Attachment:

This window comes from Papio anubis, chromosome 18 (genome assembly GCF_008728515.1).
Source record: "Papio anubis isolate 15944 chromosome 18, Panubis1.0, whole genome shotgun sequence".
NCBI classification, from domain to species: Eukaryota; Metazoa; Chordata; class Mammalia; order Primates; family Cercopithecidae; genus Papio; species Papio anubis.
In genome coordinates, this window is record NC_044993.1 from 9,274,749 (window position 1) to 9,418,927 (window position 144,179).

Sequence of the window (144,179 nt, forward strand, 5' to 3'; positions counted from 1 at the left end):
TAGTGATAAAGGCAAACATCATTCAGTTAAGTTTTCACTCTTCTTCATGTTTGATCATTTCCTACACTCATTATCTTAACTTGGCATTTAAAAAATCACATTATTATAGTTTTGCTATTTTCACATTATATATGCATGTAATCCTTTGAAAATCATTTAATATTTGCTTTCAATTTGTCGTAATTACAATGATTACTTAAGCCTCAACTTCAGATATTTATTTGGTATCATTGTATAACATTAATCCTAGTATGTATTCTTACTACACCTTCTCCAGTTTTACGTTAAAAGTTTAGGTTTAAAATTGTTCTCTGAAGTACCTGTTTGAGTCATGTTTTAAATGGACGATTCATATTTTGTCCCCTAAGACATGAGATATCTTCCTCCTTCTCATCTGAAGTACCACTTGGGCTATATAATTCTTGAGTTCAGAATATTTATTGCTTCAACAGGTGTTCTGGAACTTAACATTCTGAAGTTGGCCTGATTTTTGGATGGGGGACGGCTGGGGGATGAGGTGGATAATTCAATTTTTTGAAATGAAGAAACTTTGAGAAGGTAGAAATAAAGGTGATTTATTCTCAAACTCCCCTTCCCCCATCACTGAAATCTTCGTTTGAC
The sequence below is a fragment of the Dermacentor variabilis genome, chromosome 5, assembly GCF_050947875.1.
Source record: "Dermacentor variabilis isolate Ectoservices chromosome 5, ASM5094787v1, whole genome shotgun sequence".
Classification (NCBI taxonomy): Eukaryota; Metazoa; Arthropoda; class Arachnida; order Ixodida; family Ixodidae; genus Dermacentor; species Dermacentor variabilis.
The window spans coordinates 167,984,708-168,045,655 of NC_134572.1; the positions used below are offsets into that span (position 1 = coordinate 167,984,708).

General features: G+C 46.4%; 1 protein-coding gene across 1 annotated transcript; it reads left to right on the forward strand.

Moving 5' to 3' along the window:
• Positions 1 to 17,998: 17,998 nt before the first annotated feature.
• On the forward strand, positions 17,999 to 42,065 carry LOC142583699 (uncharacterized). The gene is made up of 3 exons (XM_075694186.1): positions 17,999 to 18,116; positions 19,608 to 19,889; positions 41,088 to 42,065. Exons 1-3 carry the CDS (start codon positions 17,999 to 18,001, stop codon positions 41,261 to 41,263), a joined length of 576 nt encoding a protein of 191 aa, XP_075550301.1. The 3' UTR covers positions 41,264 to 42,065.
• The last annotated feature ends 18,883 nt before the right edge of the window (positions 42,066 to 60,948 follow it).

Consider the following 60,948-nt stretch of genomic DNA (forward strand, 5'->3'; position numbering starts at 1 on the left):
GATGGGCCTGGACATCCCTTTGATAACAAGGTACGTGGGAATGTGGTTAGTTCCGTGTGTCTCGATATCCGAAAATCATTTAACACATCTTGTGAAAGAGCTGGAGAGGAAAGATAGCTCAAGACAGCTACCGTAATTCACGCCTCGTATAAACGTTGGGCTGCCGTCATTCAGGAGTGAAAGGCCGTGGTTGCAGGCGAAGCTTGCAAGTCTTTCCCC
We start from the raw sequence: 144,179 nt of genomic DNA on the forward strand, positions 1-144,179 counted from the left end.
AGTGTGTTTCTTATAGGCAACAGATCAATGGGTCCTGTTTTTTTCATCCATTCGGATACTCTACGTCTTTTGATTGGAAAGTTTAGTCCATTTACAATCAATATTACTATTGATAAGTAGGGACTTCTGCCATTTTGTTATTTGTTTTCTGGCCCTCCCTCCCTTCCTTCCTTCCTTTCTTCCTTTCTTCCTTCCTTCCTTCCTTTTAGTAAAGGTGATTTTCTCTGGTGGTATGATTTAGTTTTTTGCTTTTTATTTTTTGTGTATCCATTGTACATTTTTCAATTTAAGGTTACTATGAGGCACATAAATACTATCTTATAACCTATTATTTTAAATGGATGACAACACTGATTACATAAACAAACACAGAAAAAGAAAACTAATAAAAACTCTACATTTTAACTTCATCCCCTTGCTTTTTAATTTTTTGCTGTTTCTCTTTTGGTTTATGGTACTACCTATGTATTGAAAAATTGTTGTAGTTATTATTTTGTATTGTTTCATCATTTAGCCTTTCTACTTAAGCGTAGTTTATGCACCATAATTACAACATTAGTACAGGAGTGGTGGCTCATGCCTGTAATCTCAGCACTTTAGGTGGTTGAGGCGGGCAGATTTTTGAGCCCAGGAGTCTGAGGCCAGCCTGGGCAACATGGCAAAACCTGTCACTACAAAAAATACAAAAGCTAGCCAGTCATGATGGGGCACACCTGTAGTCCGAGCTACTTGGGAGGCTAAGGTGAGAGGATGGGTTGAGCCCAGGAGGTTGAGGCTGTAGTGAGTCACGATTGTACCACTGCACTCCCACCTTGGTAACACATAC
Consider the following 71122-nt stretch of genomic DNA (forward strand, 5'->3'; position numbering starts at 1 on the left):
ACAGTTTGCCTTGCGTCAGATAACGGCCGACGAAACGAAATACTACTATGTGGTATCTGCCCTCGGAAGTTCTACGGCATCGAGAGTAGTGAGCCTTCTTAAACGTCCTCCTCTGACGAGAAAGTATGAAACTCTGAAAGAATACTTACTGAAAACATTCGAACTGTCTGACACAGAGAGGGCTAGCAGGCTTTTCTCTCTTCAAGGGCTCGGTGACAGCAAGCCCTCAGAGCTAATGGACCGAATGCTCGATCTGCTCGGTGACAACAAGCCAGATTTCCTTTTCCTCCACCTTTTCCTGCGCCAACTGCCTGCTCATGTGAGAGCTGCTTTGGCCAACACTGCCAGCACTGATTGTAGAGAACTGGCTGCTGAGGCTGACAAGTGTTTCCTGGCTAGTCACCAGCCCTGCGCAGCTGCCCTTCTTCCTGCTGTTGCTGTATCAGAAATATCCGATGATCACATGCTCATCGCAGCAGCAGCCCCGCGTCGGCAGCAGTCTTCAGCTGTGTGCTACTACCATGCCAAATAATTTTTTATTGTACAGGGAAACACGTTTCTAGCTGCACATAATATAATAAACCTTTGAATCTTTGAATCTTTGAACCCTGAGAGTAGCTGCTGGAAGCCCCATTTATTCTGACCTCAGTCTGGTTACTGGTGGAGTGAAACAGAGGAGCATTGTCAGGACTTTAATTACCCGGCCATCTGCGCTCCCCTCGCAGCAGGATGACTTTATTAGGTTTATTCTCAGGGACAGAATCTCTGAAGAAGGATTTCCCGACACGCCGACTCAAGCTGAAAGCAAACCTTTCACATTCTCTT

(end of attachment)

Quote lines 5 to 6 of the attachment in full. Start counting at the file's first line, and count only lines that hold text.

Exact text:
Sequence of the window (144,179 nt, forward strand, 5' to 3'; positions counted from 1 at the left end):
TAGTGATAAAGGCAAACATCATTCAGTTAAGTTTTCACTCTTCTTCATGTTTGATCATTTCCTACACTCATTATCTTAACTTGGCATTTAAAAAATCACATTATTATAGTTTTGCTATTTTCACATTATATATGCATGTAATCCTTTGAAAATCATTTAATATTTGCTTTCAATTTGTCGTAATTACAATGATTACTTAAGCCTCAACTTCAGATATTTATTTGGTATCATTGTATAACATTAATCCTAGTATGTATTCTTACTACACCTTCTCCAGTTTTACGTTAAAAGTTTAGGTTTAAAATTGTTCTCTGAAGTACCTGTTTGAGTCATGTTTTAAATGGACGATTCATATTTTGTCCCCTAAGACATGAGATATCTTCCTCCTTCTCATCTGAAGTACCACTTGGGCTATATAATTCTTGAGTTCAGAATATTTATTGCTTCAACAGGTGTTCTGGAACTTAACATTCTGAAGTTGGCCTGATTTTTGGATGGGGGACGGCTGGGGGATGAGGTGGATAATTCAATTTTTTGAAATGAAGAAACTTTGAGAAGGTAGAAATAAAGGTGATTTATTCTCAAACTCCCCTTCCCCCATCACTGAAATCTTCGTTTGAC